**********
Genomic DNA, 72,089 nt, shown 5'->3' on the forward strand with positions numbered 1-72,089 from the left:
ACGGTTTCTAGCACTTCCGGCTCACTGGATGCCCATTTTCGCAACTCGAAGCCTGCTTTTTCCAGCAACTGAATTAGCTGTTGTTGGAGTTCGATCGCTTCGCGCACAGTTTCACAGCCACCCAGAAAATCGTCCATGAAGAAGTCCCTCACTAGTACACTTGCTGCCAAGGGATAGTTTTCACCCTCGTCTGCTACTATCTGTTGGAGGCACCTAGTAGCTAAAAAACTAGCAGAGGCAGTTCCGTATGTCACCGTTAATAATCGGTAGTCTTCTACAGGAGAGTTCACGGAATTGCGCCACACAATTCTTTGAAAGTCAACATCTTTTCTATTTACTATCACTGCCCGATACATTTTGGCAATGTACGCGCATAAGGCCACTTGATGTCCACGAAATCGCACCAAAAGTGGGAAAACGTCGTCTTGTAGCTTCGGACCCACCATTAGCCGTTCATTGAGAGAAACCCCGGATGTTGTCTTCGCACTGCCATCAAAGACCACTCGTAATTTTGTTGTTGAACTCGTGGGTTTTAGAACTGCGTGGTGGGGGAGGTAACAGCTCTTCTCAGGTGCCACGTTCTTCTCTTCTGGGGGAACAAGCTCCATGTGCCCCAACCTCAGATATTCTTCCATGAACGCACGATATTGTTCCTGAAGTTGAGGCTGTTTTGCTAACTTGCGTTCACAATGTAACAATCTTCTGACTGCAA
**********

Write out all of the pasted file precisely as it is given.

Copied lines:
Genomic DNA, 72,089 nt, shown 5'->3' on the forward strand with positions numbered 1-72,089 from the left:
ACGGTTTCTAGCACTTCCGGCTCACTGGATGCCCATTTTCGCAACTCGAAGCCTGCTTTTTCCAGCAACTGAATTAGCTGTTGTTGGAGTTCGATCGCTTCGCGCACAGTTTCACAGCCACCCAGAAAATCGTCCATGAAGAAGTCCCTCACTAGTACACTTGCTGCCAAGGGATAGTTTTCACCCTCGTCTGCTACTATCTGTTGGAGGCACCTAGTAGCTAAAAAACTAGCAGAGGCAGTTCCGTATGTCACCGTTAATAATCGGTAGTCTTCTACAGGAGAGTTCACGGAATTGCGCCACACAATTCTTTGAAAGTCAACATCTTTTCTATTTACTATCACTGCCCGATACATTTTGGCAATGTACGCGCATAAGGCCACTTGATGTCCACGAAATCGCACCAAAAGTGGGAAAACGTCGTCTTGTAGCTTCGGACCCACCATTAGCCGTTCATTGAGAGAAACCCCGGATGTTGTCTTCGCACTGCCATCAAAGACCACTCGTAATTTTGTTGTTGAACTCGTGGGTTTTAGAACTGCGTGGTGGGGGAGGTAACAGCTCTTCTCAGGTGCCACGTTCTTCTCTTCTGGGGGAACAAGCTCCATGTGCCCCAACCTCAGATATTCTTCCATGAACGCACGATATTGTTCCTGAAGTTGAGGCTGTTTTGCTAACTTGCGTTCACAATGTAACAATCTTCTGACTGCAA